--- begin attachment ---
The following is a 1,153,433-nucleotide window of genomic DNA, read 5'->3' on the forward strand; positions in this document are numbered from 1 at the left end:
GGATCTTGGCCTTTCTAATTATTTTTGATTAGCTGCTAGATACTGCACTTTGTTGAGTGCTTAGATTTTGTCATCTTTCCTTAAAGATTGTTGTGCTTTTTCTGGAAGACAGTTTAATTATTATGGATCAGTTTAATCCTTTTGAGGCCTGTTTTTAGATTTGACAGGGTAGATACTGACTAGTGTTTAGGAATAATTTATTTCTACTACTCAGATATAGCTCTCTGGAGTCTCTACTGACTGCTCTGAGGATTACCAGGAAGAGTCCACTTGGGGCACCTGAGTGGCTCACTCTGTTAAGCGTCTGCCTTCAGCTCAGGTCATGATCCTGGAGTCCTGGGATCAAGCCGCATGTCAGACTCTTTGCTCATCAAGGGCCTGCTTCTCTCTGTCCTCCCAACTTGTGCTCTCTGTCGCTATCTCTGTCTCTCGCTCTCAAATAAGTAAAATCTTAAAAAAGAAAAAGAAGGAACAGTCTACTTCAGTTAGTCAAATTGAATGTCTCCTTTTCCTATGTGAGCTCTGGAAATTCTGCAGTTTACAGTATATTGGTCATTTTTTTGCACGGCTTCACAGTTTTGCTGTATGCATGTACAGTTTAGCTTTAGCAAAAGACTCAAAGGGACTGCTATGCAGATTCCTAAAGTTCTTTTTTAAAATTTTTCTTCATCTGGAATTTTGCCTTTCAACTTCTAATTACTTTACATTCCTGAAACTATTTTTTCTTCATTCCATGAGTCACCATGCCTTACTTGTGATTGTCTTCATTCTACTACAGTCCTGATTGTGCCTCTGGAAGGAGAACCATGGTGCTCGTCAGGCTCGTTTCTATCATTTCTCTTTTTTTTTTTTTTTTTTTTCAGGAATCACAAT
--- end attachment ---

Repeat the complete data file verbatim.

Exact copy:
The following is a 1,153,433-nucleotide window of genomic DNA, read 5'->3' on the forward strand; positions in this document are numbered from 1 at the left end:
GGATCTTGGCCTTTCTAATTATTTTTGATTAGCTGCTAGATACTGCACTTTGTTGAGTGCTTAGATTTTGTCATCTTTCCTTAAAGATTGTTGTGCTTTTTCTGGAAGACAGTTTAATTATTATGGATCAGTTTAATCCTTTTGAGGCCTGTTTTTAGATTTGACAGGGTAGATACTGACTAGTGTTTAGGAATAATTTATTTCTACTACTCAGATATAGCTCTCTGGAGTCTCTACTGACTGCTCTGAGGATTACCAGGAAGAGTCCACTTGGGGCACCTGAGTGGCTCACTCTGTTAAGCGTCTGCCTTCAGCTCAGGTCATGATCCTGGAGTCCTGGGATCAAGCCGCATGTCAGACTCTTTGCTCATCAAGGGCCTGCTTCTCTCTGTCCTCCCAACTTGTGCTCTCTGTCGCTATCTCTGTCTCTCGCTCTCAAATAAGTAAAATCTTAAAAAAGAAAAAGAAGGAACAGTCTACTTCAGTTAGTCAAATTGAATGTCTCCTTTTCCTATGTGAGCTCTGGAAATTCTGCAGTTTACAGTATATTGGTCATTTTTTTGCACGGCTTCACAGTTTTGCTGTATGCATGTACAGTTTAGCTTTAGCAAAAGACTCAAAGGGACTGCTATGCAGATTCCTAAAGTTCTTTTTTAAAATTTTTCTTCATCTGGAATTTTGCCTTTCAACTTCTAATTACTTTACATTCCTGAAACTATTTTTTCTTCATTCCATGAGTCACCATGCCTTACTTGTGATTGTCTTCATTCTACTACAGTCCTGATTGTGCCTCTGGAAGGAGAACCATGGTGCTCGTCAGGCTCGTTTCTATCATTTCTCTTTTTTTTTTTTTTTTTTTTCAGGAATCACAAT